As we discussed in our post of October 22, the Compliance and Registrant Regulation Branch’s annual report for fiscal 2010 reviews deficiencies identified by staff of the Ontario Securities Commission (OSC) in its review of advisers, investment fund managers and dealers. The Report also highlights initiatives taken by the OSC relating to registrant regulation and provides staff guidance on dealing with identified deficiencies. In a departure from prior reports, the fiscal 2010 report also covers the introduction of the new registration regime, reorganization of the Compliance and Registrant Regulation Branch and common deficiencies found in reviews of registrant applications.
With respect to ongoing compliance requirements, the Report indicates that the percentage of registrants requiring "significantly enhanced compliance" increased from 32% in 2009 to 50% in 2010. Compliance reviews resulting in referral to the Enforcement Branch also increased from 4% in 2009 to 10% in 2010. In addition to general guidance applicable to all registrants, the Report also includes OSC staff views on specific issues relating to investment fund managers, portfolio managers and exempt market dealers, some of which are highlighted below.
Investment fund managers
Investment fund managers will want to pay particular attention to section 3.3 of the Report, which describes OSC staff concerns surrounding non-prospectus investment funds that enter into “side letters” with one or more investors, giving preferential rights and terms to such investors as compared to other investors of the same class of fund units. Examples of such “preferential treatment” noted include preferential portfolio transparency, redemption rights, fund reporting and management and fund performance fees. Citing their concern about “disadvantaging” other investors, staff state that side letters giving such preferential treatment can harm the fund and its other investors through, for example, allowing investors who have portfolio transparency and more frequent redemption rights the opportunity to act on such rights and redeem units before others.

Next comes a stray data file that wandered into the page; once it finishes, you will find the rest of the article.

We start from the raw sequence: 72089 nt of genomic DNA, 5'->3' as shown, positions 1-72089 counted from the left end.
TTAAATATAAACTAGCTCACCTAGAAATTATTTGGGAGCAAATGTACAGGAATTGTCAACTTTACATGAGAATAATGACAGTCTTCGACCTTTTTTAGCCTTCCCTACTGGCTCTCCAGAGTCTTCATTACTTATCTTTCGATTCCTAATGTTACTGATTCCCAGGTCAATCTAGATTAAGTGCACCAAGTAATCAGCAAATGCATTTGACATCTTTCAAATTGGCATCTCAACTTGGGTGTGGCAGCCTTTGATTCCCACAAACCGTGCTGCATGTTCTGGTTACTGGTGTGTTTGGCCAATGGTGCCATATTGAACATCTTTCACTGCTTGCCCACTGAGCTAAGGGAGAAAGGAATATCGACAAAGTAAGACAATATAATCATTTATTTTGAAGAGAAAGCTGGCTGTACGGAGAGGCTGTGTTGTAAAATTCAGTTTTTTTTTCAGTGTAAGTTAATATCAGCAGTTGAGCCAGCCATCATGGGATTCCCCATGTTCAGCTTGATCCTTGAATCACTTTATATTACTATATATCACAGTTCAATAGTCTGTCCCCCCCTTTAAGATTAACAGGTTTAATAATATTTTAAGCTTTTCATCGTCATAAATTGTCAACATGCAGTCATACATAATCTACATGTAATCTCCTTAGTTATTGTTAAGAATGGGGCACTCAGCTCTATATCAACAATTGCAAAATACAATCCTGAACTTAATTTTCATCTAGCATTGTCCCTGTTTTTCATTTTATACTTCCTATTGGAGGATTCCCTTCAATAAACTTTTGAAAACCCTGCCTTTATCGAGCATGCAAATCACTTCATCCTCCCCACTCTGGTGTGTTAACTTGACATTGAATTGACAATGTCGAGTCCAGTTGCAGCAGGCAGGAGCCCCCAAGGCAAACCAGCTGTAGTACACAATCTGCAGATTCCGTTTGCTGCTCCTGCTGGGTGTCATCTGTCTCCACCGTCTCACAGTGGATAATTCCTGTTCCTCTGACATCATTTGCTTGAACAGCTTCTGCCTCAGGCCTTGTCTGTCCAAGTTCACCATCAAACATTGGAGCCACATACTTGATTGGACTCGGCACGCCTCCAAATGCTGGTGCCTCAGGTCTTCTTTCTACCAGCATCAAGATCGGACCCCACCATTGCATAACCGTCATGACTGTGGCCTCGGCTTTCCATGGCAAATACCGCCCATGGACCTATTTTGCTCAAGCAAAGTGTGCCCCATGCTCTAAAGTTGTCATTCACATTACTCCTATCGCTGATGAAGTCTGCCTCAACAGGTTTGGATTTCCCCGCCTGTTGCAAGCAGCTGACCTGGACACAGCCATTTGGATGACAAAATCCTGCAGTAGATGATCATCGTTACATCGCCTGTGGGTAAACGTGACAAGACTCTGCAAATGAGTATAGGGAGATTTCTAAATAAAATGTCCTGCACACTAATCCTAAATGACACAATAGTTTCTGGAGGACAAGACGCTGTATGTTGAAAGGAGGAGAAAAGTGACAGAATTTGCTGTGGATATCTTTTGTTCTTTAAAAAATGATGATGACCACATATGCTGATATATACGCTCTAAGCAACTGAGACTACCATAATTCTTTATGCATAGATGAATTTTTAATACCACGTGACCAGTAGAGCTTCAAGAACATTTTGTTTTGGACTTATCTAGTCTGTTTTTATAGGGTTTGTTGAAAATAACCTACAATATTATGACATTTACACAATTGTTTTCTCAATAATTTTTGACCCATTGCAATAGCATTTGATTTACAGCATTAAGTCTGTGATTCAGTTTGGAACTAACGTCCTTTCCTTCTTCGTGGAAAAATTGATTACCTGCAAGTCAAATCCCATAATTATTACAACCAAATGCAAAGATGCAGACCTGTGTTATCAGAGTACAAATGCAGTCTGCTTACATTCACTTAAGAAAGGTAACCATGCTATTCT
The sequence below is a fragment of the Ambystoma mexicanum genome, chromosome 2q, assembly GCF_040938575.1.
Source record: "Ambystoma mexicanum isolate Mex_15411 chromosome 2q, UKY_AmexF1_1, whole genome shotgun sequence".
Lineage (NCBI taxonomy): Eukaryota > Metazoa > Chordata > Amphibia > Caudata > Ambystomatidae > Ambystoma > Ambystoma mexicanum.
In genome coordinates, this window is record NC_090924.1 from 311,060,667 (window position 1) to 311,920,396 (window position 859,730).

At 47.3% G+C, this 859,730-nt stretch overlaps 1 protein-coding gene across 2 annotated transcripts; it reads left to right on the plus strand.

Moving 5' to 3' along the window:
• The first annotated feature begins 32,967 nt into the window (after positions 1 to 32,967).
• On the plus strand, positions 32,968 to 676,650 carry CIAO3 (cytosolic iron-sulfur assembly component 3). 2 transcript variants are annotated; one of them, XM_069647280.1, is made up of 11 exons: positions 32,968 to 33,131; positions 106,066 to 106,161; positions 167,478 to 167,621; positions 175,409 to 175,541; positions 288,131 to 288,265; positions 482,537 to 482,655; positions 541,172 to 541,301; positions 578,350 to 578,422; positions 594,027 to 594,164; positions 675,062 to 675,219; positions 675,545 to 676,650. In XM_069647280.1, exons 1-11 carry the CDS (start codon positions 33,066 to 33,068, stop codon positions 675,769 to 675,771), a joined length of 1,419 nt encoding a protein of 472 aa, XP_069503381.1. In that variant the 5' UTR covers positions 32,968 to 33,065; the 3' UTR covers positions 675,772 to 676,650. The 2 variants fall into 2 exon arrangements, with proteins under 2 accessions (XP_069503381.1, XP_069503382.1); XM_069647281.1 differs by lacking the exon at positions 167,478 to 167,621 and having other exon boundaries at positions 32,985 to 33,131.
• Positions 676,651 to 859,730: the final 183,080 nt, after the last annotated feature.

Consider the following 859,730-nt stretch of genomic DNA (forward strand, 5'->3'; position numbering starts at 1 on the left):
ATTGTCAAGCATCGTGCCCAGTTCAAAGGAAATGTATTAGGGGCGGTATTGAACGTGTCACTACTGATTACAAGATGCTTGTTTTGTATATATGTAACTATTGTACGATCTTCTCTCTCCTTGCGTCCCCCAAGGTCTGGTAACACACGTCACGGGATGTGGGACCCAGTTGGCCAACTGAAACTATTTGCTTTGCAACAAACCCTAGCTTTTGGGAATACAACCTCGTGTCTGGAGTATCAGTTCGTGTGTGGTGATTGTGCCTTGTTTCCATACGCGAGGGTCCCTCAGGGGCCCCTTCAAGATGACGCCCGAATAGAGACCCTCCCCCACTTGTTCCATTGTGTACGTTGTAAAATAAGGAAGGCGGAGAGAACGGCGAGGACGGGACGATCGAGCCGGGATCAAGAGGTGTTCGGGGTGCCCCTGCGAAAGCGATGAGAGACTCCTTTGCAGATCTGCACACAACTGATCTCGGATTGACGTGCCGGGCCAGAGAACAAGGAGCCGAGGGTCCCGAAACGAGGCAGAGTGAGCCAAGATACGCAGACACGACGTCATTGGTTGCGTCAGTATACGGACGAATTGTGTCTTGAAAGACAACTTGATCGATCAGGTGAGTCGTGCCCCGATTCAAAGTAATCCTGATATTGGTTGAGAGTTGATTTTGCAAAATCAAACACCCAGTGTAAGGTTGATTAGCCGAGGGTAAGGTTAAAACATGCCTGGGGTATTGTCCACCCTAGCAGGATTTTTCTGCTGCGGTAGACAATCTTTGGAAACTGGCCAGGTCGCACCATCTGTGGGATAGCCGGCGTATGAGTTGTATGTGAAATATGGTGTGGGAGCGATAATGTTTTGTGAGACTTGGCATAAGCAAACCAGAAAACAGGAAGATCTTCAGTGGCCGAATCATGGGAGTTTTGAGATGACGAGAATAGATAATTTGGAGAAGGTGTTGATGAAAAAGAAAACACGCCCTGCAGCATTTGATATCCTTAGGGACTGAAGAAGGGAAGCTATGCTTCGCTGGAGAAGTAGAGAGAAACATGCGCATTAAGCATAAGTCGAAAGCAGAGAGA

According to the Report, investment fund managers that provide such side letters fail to meet the standard of care prescribed under section 116 of the Securities Act (Ontario), which also requires they exercise their powers and discharge their duties honestly, in good faith and in the best interests of the investment fund. Further, the staff have taken the position that such preferential treatment is a material conflict of interest that requires identification under s. 13.4(1) of NI 31-103 Registration Requirements and Exemptions, and to which a firm must respond under s. 13.4(2).
As such, staff suggest that investment fund managers avoid entering into side letters that provide preferential treatment to some investors, and consider instead creating separate classes of units if different rights and terms are required. They also suggest that rights and terms attaching to each class of units be disclosed in the fund’s offering documents.
Other deficiencies specific to investment fund managers include: (i) offering documents that suggest that net asset value (NAV) calculation errors will not be adjusted retroactively and (ii) prohibited investments made by the fund.
Section 3.2 of the Report focuses on portfolio managers and highlights deficiencies identified through the Branch’s normal course compliance reviews. This section also deals with the OSC’s in-progress sweep of marketing practices and new or proposed rules that will impact portfolio managers. Among the identified deficiencies, staff note that some portfolio managers rely on mutual fund salespersons or financial planners to perform KYC-related duties, such as meeting with clients to assess investment needs and risk tolerance. According to the Branch, this action is contrary to securities laws, as registrants may not delegate their obligations respecting KYC and suitability.
The Report also highlights the Branch's concerns with portfolio managers that market performance returns achieved by their advising representatives while employed at another firm. Their concerns relate to marketing of performance returns that were not generated by the advising representative or where the other firm employed a different investment strategy employed. While they cite prohibitions on making misleading statements under section 2.1 of OSC Rule 31-505 Conditions of Registration, staff do acknowledge and explain, however, the limited circumstances in which such marketing may not be misleading. Other issues considered include best execution obligations and risk management and internal controls.
Exempt market dealers
OSC staff based their selection of Exempt Market Dealers (EMDs) reviewed in response to risk assessment questionnaires which were sent to all EMDs registered in Ontario. According to the Report, many EMDs fail to collect and document client information necessary to satisfy KYC and suitability obligations. The Report also cites insufficient disclosure to clients regarding investment products and notes that a number of EMDs reviewed did not have an adequate compliance system to ensure compliance with securities legislation.
According to the Branch, the Report can serve as a self-assessment tool for registrants to strengthen compliance and improve internal controls. As part of its mandate to foster a culture of compliance through outreach and other initiatives, the Report also refers registrants to the updated section of the OSC website entitled “Information for Dealers, Advisers and Investment Fund Managers”, which provides further information about the registration process and ongoing obligations under the new registration regime.